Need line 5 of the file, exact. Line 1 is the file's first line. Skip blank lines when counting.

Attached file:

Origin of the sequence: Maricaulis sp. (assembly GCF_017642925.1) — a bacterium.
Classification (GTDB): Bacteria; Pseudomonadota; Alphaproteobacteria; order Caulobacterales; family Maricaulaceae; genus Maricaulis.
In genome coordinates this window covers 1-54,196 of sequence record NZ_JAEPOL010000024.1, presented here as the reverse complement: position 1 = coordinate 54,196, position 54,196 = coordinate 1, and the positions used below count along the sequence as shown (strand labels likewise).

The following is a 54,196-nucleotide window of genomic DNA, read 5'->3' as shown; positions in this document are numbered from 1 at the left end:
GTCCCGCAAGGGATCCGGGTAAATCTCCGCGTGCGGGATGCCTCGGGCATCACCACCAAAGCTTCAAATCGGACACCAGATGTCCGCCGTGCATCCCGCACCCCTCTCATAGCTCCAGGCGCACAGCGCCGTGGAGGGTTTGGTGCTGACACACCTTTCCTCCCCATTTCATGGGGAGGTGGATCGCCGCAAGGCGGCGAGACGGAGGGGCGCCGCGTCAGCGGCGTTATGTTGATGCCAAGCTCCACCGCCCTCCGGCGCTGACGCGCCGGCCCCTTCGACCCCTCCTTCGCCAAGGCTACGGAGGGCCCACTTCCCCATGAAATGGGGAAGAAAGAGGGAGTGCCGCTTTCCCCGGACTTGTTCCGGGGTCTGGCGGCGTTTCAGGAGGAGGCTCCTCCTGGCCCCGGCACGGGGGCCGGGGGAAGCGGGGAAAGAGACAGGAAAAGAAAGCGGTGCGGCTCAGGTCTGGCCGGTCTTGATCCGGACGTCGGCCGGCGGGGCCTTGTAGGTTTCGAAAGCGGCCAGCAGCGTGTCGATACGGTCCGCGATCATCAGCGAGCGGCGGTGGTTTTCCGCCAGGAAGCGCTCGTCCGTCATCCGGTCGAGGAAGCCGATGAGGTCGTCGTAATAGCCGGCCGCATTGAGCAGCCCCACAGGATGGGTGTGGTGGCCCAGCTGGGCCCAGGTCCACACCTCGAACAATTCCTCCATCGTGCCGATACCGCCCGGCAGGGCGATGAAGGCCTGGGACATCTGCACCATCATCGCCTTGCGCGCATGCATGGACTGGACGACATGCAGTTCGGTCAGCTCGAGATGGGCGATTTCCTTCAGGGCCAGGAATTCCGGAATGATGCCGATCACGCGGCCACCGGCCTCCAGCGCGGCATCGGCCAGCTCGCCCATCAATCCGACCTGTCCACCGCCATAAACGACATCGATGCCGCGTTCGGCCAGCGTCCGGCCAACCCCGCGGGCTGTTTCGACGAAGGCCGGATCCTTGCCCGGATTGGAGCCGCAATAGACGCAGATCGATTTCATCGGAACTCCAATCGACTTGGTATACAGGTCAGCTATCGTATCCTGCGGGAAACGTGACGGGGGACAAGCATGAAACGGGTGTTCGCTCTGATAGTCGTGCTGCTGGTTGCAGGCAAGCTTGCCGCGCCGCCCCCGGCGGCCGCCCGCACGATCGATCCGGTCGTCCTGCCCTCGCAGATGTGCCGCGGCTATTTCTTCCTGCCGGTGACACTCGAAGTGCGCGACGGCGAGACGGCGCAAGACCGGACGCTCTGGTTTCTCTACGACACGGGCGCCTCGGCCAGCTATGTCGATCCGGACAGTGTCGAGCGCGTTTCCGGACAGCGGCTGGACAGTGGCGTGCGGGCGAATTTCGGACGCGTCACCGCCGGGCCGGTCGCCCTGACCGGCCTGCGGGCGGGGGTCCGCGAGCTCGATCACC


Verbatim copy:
GTCCCGCAAGGGATCCGGGTAAATCTCCGCGTGCGGGATGCCTCGGGCATCACCACCAAAGCTTCAAATCGGACACCAGATGTCCGCCGTGCATCCCGCACCCCTCTCATAGCTCCAGGCGCACAGCGCCGTGGAGGGTTTGGTGCTGACACACCTTTCCTCCCCATTTCATGGGGAGGTGGATCGCCGCAAGGCGGCGAGACGGAGGGGCGCCGCGTCAGCGGCGTTATGTTGATGCCAAGCTCCACCGCCCTCCGGCGCTGACGCGCCGGCCCCTTCGACCCCTCCTTCGCCAAGGCTACGGAGGGCCCACTTCCCCATGAAATGGGGAAGAAAGAGGGAGTGCCGCTTTCCCCGGACTTGTTCCGGGGTCTGGCGGCGTTTCAGGAGGAGGCTCCTCCTGGCCCCGGCACGGGGGCCGGGGGAAGCGGGGAAAGAGACAGGAAAAGAAAGCGGTGCGGCTCAGGTCTGGCCGGTCTTGATCCGGACGTCGGCCGGCGGGGCCTTGTAGGTTTCGAAAGCGGCCAGCAGCGTGTCGATACGGTCCGCGATCATCAGCGAGCGGCGGTGGTTTTCCGCCAGGAAGCGCTCGTCCGTCATCCGGTCGAGGAAGCCGATGAGGTCGTCGTAATAGCCGGCCGCATTGAGCAGCCCCACAGGATGGGTGTGGTGGCCCAGCTGGGCCCAGGTCCACACCTCGAACAATTCCTCCATCGTGCCGATACCGCCCGGCAGGGCGATGAAGGCCTGGGACATCTGCACCATCATCGCCTTGCGCGCATGCATGGACTGGACGACATGCAGTTCGGTCAGCTCGAGATGGGCGATTTCCTTCAGGGCCAGGAATTCCGGAATGATGCCGATCACGCGGCCACCGGCCTCCAGCGCGGCATCGGCCAGCTCGCCCATCAATCCGACCTGTCCACCGCCATAAACGACATCGATGCCGCGTTCGGCCAGCGTCCGGCCAACCCCGCGGGCTGTTTCGACGAAGGCCGGATCCTTGCCCGGATTGGAGCCGCAATAGACGCAGATCGATTTCATCGGAACTCCAATCGACTTGGTATACAGGTCAGCTATCGTATCCTGCGGGAAACGTGACGGGGGACAAGCATGAAACGGGTGTTCGCTCTGATAGTCGTGCTGCTGGTTGCAGGCAAGCTTGCCGCGCCGCCCCCGGCGGCCGCCCGCACGATCGATCCGGTCGTCCTGCCCTCGCAGATGTGCCGCGGCTATTTCTTCCTGCCGGTGACACTCGAAGTGCGCGACGGCGAGACGGCGCAAGACCGGACGCTCTGGTTTCTCTACGACACGGGCGCCTCGGCCAGCTATGTCGATCCGGACAGTGTCGAGCGCGTTTCCGGACAGCGGCTGGACAGTGGCGTGCGGGCGAATTTCGGACGCGTCACCGCCGGGCCGGTCGCCCTGACCGGCCTGCGGGCGGGGGTCCGCGAGCTCGATCACC